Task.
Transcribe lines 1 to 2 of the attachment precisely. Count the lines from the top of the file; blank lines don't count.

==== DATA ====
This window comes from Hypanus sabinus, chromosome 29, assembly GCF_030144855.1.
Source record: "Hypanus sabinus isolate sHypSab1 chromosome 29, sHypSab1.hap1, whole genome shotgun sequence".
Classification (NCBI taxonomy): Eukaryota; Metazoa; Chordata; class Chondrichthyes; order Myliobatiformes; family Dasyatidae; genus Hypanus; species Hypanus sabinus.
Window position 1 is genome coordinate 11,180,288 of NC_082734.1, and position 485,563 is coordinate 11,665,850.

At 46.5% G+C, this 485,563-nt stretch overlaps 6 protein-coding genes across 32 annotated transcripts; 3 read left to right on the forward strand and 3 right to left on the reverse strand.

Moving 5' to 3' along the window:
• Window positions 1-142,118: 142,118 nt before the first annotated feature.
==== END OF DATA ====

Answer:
This window comes from Hypanus sabinus, chromosome 29, assembly GCF_030144855.1.
Source record: "Hypanus sabinus isolate sHypSab1 chromosome 29, sHypSab1.hap1, whole genome shotgun sequence".